Inks - both ordinary india ink and colored inks - used for marking
histology specimens will usually stay on quite satisfactorily if you
make sure to blot the specimen dry before inking. I never anything to
fix the ink to the specimen. 2% to 5% acetic acid is simple to use if
you or your pathologist want it. Don't use acetone (flammable) or
Bouin's fixative (toxic and messy).
Ink doesn't adhere well to cauterized tissue surfaces. It adheres
reasonably well to cauterized breast tissue, not at all to the
cauterized surfaces of LEEP specimens of the cervix (where the
cauterized surfaces themselves are an adequate guide to the margins
for the microscopist).
Ordinary india ink - most of what the pathologist uses - is easily
bought at artist's or craft supply stores, much cheaper and in more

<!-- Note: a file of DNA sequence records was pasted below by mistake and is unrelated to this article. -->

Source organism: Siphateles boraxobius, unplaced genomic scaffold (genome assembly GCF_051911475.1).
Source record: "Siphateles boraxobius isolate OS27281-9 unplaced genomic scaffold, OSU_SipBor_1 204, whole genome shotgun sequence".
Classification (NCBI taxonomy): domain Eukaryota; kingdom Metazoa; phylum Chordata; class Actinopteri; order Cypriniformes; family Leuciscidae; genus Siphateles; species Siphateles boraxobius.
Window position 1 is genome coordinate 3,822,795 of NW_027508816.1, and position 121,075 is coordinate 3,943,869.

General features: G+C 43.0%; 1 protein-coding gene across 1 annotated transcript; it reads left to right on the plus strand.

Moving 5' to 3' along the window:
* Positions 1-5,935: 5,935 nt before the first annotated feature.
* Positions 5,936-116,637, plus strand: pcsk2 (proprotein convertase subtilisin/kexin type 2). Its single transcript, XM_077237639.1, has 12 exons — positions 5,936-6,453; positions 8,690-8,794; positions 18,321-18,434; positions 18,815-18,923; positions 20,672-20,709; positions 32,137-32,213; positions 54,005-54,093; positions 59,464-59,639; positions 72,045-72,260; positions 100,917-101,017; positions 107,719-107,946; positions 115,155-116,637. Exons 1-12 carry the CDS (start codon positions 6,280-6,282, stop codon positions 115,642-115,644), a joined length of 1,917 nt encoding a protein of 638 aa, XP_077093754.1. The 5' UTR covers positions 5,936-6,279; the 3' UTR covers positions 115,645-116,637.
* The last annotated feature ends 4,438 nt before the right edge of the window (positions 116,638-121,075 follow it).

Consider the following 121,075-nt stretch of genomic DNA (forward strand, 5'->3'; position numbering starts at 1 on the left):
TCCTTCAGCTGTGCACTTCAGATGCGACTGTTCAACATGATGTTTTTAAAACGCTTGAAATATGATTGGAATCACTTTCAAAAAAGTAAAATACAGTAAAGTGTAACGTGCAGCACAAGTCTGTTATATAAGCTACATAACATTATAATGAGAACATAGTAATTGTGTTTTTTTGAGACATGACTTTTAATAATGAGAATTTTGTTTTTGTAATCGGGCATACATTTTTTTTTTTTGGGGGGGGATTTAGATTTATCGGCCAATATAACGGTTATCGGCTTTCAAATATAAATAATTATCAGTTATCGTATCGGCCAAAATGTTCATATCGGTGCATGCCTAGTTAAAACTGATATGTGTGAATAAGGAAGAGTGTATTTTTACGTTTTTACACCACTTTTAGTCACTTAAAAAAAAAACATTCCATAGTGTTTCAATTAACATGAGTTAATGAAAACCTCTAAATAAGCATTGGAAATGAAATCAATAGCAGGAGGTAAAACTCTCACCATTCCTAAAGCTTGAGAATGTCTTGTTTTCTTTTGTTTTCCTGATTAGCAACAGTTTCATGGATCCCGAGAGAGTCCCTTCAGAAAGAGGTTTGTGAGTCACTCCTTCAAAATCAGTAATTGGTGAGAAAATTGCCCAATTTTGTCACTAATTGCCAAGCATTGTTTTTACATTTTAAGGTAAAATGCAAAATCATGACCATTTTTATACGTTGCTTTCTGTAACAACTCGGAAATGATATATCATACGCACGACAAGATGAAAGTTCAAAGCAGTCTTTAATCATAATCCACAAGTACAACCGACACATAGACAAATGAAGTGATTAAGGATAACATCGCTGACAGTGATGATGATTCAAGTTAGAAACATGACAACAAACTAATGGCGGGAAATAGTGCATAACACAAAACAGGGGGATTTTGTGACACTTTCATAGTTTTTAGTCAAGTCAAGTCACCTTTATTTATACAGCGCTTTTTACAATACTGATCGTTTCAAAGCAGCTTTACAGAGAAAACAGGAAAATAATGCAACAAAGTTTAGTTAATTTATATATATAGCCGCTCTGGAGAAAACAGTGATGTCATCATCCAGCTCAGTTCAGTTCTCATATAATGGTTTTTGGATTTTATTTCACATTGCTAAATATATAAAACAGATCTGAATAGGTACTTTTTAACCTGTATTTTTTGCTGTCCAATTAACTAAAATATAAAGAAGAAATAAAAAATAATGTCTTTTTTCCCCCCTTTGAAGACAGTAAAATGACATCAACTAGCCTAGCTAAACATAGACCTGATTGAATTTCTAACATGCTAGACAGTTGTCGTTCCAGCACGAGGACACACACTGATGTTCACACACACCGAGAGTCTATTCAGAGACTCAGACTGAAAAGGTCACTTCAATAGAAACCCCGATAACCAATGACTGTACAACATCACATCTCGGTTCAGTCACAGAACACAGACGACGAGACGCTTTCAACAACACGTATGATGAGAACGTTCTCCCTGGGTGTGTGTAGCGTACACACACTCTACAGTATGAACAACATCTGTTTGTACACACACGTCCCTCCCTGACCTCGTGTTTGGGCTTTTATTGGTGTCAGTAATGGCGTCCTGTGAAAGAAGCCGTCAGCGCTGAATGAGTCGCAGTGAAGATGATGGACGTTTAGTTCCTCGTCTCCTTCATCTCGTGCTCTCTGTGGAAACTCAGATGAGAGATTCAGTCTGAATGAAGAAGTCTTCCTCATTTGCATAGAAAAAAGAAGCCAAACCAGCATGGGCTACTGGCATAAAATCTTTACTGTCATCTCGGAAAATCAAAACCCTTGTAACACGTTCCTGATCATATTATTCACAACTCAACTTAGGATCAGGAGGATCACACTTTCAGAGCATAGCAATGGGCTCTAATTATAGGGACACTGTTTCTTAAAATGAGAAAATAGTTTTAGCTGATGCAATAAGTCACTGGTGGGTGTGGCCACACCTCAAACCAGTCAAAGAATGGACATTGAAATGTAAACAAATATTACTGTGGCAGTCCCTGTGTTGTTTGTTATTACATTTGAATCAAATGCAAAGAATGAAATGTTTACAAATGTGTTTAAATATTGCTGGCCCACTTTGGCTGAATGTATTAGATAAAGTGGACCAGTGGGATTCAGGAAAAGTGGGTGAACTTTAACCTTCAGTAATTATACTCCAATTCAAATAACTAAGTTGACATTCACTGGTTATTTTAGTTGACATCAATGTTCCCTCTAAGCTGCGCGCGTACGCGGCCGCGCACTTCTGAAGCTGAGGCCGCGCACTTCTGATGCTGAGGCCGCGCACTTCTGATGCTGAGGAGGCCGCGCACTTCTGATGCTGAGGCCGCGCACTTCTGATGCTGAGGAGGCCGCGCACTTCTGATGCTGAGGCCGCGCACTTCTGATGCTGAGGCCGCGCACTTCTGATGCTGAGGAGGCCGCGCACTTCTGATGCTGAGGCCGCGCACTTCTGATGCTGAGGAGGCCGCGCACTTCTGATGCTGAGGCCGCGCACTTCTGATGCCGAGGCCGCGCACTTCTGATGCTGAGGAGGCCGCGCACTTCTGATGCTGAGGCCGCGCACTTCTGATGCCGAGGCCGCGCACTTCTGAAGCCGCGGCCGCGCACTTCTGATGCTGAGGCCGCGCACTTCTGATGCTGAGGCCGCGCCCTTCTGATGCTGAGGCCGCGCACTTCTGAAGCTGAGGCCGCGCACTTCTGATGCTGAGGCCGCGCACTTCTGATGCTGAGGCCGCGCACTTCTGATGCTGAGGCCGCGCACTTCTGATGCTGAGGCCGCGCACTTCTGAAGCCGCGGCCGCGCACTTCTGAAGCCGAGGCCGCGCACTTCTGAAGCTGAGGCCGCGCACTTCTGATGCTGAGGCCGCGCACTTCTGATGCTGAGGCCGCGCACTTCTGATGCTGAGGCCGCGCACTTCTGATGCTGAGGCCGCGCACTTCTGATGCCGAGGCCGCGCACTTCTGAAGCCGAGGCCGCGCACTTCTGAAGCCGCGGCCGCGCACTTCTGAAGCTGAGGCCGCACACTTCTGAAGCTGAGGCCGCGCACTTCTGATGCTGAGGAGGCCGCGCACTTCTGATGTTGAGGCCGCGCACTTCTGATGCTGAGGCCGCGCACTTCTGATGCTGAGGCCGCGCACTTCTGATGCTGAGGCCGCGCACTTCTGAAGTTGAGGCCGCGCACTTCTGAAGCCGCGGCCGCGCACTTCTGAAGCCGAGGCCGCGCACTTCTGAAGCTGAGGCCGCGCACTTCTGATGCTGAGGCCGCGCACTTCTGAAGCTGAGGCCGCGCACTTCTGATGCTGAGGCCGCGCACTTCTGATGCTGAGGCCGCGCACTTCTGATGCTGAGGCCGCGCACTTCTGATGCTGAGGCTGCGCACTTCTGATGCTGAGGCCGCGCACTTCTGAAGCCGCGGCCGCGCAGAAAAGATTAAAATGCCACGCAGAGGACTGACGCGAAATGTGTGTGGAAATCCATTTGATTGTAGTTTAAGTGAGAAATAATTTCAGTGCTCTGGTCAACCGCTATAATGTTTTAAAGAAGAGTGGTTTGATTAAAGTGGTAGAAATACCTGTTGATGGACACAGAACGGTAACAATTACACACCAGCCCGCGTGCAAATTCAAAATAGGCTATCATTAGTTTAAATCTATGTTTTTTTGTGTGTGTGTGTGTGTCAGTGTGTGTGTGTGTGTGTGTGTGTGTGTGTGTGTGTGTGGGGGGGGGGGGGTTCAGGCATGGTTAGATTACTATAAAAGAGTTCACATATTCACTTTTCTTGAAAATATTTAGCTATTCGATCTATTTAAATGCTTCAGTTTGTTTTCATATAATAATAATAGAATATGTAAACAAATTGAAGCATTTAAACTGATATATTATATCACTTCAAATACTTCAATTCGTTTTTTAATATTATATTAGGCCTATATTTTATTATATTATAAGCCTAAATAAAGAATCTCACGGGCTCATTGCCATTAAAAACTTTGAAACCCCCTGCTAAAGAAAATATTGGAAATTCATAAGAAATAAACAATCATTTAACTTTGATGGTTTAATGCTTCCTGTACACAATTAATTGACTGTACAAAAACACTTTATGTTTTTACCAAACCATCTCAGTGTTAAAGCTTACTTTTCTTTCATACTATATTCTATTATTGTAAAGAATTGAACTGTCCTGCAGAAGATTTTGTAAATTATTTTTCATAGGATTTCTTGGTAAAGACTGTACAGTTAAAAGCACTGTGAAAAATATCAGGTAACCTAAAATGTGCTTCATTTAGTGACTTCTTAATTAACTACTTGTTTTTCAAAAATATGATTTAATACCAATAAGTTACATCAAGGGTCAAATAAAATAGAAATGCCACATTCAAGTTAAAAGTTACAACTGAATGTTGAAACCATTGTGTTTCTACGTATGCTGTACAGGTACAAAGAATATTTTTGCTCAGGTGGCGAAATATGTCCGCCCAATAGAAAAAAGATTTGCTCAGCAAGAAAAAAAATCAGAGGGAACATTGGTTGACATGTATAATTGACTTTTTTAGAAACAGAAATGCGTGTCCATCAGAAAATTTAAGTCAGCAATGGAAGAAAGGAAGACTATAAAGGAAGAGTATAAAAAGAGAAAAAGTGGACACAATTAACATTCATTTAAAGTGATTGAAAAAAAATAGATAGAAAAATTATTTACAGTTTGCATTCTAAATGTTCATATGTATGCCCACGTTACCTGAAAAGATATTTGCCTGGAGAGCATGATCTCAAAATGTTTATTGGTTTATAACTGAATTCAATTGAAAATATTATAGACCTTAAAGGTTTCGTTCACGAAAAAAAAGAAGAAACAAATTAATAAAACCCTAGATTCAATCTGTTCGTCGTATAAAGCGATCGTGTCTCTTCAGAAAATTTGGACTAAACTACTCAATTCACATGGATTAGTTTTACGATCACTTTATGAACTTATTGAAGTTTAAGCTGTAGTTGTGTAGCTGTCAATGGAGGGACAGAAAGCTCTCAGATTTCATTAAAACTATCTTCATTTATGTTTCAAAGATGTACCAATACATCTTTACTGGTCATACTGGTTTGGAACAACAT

convenient containers than you get from medical supply houses. When
multiple colors are needed, some people use tattoo inks (cheap, and
available in numerous colors), but most use inks made specially for
this purpose. I prefer the Davidson marking inks (now available from
ordinary lab vendors like whatever Thermo and Cardinal are called this
week. I have no commercial connection to this product.)
Inks dry out and go bad if the containers aren't promptly capped after
use. Pathologists tend to forget this, and the histotech who assists
the pathologist should make sure that the caps are replaced.
The little dye capsules are an abomination - they squirt and flood the
specimen and your clothes with unwanted dye.
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